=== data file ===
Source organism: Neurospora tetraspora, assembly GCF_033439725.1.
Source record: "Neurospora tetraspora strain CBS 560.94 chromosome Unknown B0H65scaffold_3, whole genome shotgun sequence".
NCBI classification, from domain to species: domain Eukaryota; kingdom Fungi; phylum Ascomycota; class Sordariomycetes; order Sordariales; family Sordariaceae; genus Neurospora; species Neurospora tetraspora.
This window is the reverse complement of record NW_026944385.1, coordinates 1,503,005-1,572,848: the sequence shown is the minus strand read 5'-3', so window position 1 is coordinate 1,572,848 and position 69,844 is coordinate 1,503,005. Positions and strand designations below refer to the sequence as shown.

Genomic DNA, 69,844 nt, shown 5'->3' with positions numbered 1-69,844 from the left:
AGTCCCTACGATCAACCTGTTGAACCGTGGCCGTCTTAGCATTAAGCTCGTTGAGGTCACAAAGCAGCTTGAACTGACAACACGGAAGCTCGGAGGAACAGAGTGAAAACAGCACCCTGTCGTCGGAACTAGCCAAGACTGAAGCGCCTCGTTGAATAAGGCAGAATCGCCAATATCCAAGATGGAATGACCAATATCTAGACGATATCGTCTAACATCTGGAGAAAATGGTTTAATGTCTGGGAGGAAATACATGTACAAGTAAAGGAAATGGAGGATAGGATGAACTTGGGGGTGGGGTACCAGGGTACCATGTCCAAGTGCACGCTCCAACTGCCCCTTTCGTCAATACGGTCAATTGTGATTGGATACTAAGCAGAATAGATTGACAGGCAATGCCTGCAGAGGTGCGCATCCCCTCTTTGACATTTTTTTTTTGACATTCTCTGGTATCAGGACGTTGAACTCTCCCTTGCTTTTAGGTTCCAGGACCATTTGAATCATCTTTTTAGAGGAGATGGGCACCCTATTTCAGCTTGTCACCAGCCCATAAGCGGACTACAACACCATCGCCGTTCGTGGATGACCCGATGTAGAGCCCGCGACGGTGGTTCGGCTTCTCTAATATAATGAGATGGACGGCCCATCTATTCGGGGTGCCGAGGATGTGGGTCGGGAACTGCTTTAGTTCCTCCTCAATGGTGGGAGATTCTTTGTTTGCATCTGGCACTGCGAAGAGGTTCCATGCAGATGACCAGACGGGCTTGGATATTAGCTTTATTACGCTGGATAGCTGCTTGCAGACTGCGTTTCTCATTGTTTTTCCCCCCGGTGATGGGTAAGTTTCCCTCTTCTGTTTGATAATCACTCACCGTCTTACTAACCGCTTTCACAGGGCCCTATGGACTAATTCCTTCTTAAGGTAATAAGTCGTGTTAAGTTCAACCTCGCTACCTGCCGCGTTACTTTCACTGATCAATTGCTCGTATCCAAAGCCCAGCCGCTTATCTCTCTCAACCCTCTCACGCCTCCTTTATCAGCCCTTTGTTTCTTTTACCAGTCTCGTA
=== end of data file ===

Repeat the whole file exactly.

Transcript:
Source organism: Neurospora tetraspora, assembly GCF_033439725.1.
Source record: "Neurospora tetraspora strain CBS 560.94 chromosome Unknown B0H65scaffold_3, whole genome shotgun sequence".
NCBI classification, from domain to species: domain Eukaryota; kingdom Fungi; phylum Ascomycota; class Sordariomycetes; order Sordariales; family Sordariaceae; genus Neurospora; species Neurospora tetraspora.
This window is the reverse complement of record NW_026944385.1, coordinates 1,503,005-1,572,848: the sequence shown is the minus strand read 5'-3', so window position 1 is coordinate 1,572,848 and position 69,844 is coordinate 1,503,005. Positions and strand designations below refer to the sequence as shown.

Genomic DNA, 69,844 nt, shown 5'->3' with positions numbered 1-69,844 from the left:
AGTCCCTACGATCAACCTGTTGAACCGTGGCCGTCTTAGCATTAAGCTCGTTGAGGTCACAAAGCAGCTTGAACTGACAACACGGAAGCTCGGAGGAACAGAGTGAAAACAGCACCCTGTCGTCGGAACTAGCCAAGACTGAAGCGCCTCGTTGAATAAGGCAGAATCGCCAATATCCAAGATGGAATGACCAATATCTAGACGATATCGTCTAACATCTGGAGAAAATGGTTTAATGTCTGGGAGGAAATACATGTACAAGTAAAGGAAATGGAGGATAGGATGAACTTGGGGGTGGGGTACCAGGGTACCATGTCCAAGTGCACGCTCCAACTGCCCCTTTCGTCAATACGGTCAATTGTGATTGGATACTAAGCAGAATAGATTGACAGGCAATGCCTGCAGAGGTGCGCATCCCCTCTTTGACATTTTTTTTTTGACATTCTCTGGTATCAGGACGTTGAACTCTCCCTTGCTTTTAGGTTCCAGGACCATTTGAATCATCTTTTTAGAGGAGATGGGCACCCTATTTCAGCTTGTCACCAGCCCATAAGCGGACTACAACACCATCGCCGTTCGTGGATGACCCGATGTAGAGCCCGCGACGGTGGTTCGGCTTCTCTAATATAATGAGATGGACGGCCCATCTATTCGGGGTGCCGAGGATGTGGGTCGGGAACTGCTTTAGTTCCTCCTCAATGGTGGGAGATTCTTTGTTTGCATCTGGCACTGCGAAGAGGTTCCATGCAGATGACCAGACGGGCTTGGATATTAGCTTTATTACGCTGGATAGCTGCTTGCAGACTGCGTTTCTCATTGTTTTTCCCCCCGGTGATGGGTAAGTTTCCCTCTTCTGTTTGATAATCACTCACCGTCTTACTAACCGCTTTCACAGGGCCCTATGGACTAATTCCTTCTTAAGGTAATAAGTCGTGTTAAGTTCAACCTCGCTACCTGCCGCGTTACTTTCACTGATCAATTGCTCGTATCCAAAGCCCAGCCGCTTATCTCTCTCAACCCTCTCACGCCTCCTTTATCAGCCCTTTGTTTCTTTTACCAGTCTCGTA